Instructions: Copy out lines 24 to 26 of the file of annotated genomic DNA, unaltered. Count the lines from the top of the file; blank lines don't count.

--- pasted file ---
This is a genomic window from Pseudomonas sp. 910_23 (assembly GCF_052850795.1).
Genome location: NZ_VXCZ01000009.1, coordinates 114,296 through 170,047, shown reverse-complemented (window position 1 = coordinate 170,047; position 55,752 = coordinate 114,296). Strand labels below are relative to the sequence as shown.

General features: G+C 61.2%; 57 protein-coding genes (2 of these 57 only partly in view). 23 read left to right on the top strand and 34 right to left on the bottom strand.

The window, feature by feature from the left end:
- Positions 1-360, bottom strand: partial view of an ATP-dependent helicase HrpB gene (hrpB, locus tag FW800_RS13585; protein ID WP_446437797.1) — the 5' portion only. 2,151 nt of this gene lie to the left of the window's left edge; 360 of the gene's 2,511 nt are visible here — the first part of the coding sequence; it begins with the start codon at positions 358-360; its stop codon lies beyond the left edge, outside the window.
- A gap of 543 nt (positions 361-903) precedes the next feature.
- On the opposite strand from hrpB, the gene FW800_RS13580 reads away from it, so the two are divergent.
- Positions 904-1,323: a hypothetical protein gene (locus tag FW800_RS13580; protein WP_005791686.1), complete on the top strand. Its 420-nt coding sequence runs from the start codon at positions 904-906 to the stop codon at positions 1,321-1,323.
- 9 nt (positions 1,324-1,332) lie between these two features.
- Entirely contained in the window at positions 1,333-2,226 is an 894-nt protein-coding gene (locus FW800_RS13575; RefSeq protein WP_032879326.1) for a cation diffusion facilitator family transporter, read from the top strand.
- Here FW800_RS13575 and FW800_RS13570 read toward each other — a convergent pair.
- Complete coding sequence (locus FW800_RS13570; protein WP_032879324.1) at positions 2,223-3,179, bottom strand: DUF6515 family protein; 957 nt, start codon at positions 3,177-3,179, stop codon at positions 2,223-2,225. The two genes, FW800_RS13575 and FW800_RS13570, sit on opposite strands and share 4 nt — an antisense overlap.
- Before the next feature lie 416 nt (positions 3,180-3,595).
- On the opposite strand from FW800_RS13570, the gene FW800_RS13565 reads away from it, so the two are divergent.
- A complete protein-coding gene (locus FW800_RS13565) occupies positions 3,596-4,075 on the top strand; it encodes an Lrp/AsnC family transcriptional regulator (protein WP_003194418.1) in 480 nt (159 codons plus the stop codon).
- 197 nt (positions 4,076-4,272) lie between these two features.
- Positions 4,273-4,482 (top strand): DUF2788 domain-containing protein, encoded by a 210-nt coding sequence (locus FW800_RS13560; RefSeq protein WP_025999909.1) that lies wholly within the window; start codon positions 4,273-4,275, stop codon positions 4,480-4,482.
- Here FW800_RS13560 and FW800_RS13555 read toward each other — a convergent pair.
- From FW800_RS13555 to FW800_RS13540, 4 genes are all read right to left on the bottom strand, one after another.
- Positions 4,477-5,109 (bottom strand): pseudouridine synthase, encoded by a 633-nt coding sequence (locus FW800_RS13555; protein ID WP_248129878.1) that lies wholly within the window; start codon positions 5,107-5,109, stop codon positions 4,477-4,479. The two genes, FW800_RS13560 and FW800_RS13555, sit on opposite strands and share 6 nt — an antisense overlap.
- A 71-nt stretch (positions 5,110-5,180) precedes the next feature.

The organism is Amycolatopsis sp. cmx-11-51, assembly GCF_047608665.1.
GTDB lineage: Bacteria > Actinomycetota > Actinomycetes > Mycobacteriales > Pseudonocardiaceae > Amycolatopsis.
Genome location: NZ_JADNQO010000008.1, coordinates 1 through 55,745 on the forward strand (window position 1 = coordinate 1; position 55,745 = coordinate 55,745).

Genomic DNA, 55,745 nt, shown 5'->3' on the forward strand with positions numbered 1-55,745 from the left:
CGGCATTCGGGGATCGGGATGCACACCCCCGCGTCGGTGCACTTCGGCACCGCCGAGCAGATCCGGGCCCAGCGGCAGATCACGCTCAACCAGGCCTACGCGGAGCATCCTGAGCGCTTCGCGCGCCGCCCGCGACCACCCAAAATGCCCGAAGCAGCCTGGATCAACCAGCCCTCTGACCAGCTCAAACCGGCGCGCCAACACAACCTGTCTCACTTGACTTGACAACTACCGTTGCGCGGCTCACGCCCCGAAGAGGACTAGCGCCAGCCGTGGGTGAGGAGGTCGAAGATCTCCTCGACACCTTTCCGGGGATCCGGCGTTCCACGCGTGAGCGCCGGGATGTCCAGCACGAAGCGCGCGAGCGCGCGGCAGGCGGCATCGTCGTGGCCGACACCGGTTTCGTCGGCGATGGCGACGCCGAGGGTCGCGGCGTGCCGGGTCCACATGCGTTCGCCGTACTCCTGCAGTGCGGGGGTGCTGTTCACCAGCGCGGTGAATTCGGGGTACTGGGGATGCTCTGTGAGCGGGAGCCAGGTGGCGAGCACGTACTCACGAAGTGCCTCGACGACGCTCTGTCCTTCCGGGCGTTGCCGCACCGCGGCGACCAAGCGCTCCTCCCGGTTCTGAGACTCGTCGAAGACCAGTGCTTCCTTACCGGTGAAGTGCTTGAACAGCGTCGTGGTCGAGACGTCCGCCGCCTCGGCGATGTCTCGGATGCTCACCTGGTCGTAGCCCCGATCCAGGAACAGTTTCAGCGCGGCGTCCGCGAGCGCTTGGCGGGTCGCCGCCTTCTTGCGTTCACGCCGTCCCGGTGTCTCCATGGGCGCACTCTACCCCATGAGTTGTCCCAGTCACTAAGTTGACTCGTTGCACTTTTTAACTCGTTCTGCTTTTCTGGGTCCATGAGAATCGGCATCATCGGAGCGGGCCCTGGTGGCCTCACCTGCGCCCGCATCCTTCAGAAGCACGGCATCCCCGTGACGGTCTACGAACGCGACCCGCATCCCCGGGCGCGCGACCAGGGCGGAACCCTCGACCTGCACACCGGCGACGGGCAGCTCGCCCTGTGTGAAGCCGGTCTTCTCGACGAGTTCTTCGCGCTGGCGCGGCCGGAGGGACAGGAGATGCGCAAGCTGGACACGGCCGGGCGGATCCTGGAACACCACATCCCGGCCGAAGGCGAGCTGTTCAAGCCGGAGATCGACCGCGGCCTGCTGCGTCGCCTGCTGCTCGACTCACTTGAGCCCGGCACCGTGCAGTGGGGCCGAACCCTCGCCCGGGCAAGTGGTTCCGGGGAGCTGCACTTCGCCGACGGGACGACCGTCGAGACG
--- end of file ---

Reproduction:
Genome location: NZ_JADNQO010000008.1, coordinates 1 through 55,745 on the forward strand (window position 1 = coordinate 1; position 55,745 = coordinate 55,745).

Genomic DNA, 55,745 nt, shown 5'->3' on the forward strand with positions numbered 1-55,745 from the left:
CGGCATTCGGGGATCGGGATGCACACCCCCGCGTCGGTGCACTTCGGCACCGCCGAGCAGATCCGGGCCCAGCGGCAGATCACGCTCAACCAGGCCTACGCGGAGCATCCTGAGCGCTTCGCGCGCCGCCCGCGACCACCCAAAATGCCCGAAGCAGCCTGGATCAACCAGCCCTCTGACCAGCTCAAACCGGCGCGCCAACACAACCTGTCTCACTTGACTTGACAACTACCGTTGCGCGGCTCACGCCCCGAAGAGGACTAGCGCCAGCCGTGGGTGAGGAGGTCGAAGATCTCCTCGACACCTTTCCGGGGATCCGGCGTTCCACGCGTGAGCGCCGGGATGTCCAGCACGAAGCGCGCGAGCGCGCGGCAGGCGGCATCGTCGTGGCCGACACCGGTTTCGTCGGCGATGGCGACGCCGAGGGTCGCGGCGTGCCGGGTCCACATGCGTTCGCCGTACTCCTGCAGTGCGGGGGTGCTGTTCACCAGCGCGGTGAATTCGGGGTACTGGGGATGCTCTGTGAGCGGGAGCCAGGTGGCGAGCACGTACTCACGAAGTGCCTCGACGACGCTCTGTCCTTCCGGGCGTTGCCGCACCGCGGCGACCAAGCGCTCCTCCCGGTTCTGAGACTCGTCGAAGACCAGTGCTTCCTTACCGGTGAAGTGCTTGAACAGCGTCGTGGTCGAGACGTCCGCCGCCTCGGCGATGTCTCGGATGCTCACCTGGTCGTAGCCCCGATCCAGGAACAGTTTCAGCGCGGCGTCCGCGAGCGCTTGGCGGGTCGCCGCCTTCTTGCGTTCACGCCGTCCCGGTGTCTCCATGGGCGCACTCTACCCCATGAGTTGTCCCAGTCACTAAGTTGACTCGTTGCACTTTTTAACTCGTTCTGCTTTTCTGGGTCCATGAGAATCGGCATCATCGGAGCGGGCCCTGGTGGCCTCACCTGCGCCCGCATCCTTCAGAAGCACGGCATCCCCGTGACGGTCTACGAACGCGACCCGCATCCCCGGGCGCGCGACCAGGGCGGAACCCTCGACCTGCACACCGGCGACGGGCAGCTCGCCCTGTGTGAAGCCGGTCTTCTCGACGAGTTCTTCGCGCTGGCGCGGCCGGAGGGACAGGAGATGCGCAAGCTGGACACGGCCGGGCGGATCCTGGAACACCACATCCCGGCCGAAGGCGAGCTGTTCAAGCCGGAGATCGACCGCGGCCTGCTGCGTCGCCTGCTGCTCGACTCACTTGAGCCCGGCACCGTGCAGTGGGGCCGAACCCTCGCCCGGGCAAGTGGTTCCGGGGAGCTGCACTTCGCCGACGGGACGACCGTCGAGACG